Tracking Solar Flares - Space Weather Monitors
Tracking Solar Flares
Your students might attempt to compare solar flare signatures from
various SID monitors to find out if latitude affects the signatures and
hence the ionospheric response to flares.
To accomplish this, the students would have to establish a "baseline".
That is, not all SID monitors are functioning at the same signal levels,
or even the same time (computer clocks can be off, sometimes by a lot).
Your student will need to compensate for these by "normalizing" the data.
To adjust for time, try comparing the graphs from known solar events
with each other and with data from the GOES satellite.
You may have to adjust the times to allow the events to line up.
To find a list of known flares as detected by the GOES satellites, see
Solar Event Reports -- last 90 days. You can also check the
archive of solar flares on the NOAA website.
Different monitors will also be calibrated slightly differently, thus
having their data values show up between -5 and 5, or -2 and 4, or somesuch.
It is not the absolute values of the
data that are important, rather the size of the change from baseline.
To normalize the data, you will need to scale all the values
down to something, say between 0 and 1.
After normalizing the data, have your students start comparing
graphs from SID monitors at various latitudes.
Are the shapes of the response the same? The timing? The length of the response?
How do the responses differ depending upon the transmitter being tracked?
How do your data compare with the GOES data?
Note that the GOES data is reduced by hand, and often flares are "missed"
being added to the catalog. If your students find disturbances like flare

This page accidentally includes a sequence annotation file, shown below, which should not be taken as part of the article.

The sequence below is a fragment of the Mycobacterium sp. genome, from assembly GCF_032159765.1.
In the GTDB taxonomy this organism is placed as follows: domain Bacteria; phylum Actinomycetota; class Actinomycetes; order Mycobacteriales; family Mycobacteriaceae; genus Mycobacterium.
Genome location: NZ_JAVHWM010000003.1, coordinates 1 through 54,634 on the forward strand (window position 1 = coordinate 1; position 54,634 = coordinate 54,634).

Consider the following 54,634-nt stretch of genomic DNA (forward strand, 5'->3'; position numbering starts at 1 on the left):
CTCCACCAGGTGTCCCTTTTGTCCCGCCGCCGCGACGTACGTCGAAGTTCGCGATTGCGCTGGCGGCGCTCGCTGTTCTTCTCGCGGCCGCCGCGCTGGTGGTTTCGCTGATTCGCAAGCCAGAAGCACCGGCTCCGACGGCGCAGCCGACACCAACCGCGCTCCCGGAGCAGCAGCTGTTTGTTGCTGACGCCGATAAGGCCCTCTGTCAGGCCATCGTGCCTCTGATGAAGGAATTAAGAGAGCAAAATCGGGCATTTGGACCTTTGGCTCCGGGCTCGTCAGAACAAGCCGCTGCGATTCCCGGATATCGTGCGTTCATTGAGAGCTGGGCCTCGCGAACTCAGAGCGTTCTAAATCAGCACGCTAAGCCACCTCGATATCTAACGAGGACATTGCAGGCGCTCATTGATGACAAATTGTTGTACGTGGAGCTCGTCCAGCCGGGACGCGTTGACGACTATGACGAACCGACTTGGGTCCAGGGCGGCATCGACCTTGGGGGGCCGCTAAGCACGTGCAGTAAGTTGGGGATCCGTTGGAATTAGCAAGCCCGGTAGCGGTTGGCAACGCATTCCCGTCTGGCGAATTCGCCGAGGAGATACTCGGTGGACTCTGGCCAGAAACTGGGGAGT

signatures in their data, they may have found flares overlooked by
the GOES cataloger. Or, they may have found something else.
For any particular unidentified event, have the students first check
the original GOES data
to see if a flare actually occurred but was missed being placed in the catalog.
If not, then they may be picking up electrical interference from
somewhere or something. Most likely it is a local disturbance caused
by somebody turning on a big machine nearby. If certain other sites are picking
up the event as well, then it may have been
caused by a large thunderstorm somewhere between the transmitter and
receiver. Or, if using an AWESOME monitor, they may have picked
up a gamma ray burst. To track these down, have students compare
their local data with other sites' data, both those tracking the same
transmitter and different transmitters. What can they discover based
on which sites showed the event and which didn't? Could they
"triangulate" to determine the potential ionospheric source of the
Note that many of these research ideas work for nighttime
as well as daytime data.
If your students are able to answer any of these questions,
please let us know and we will highlight their research on the website!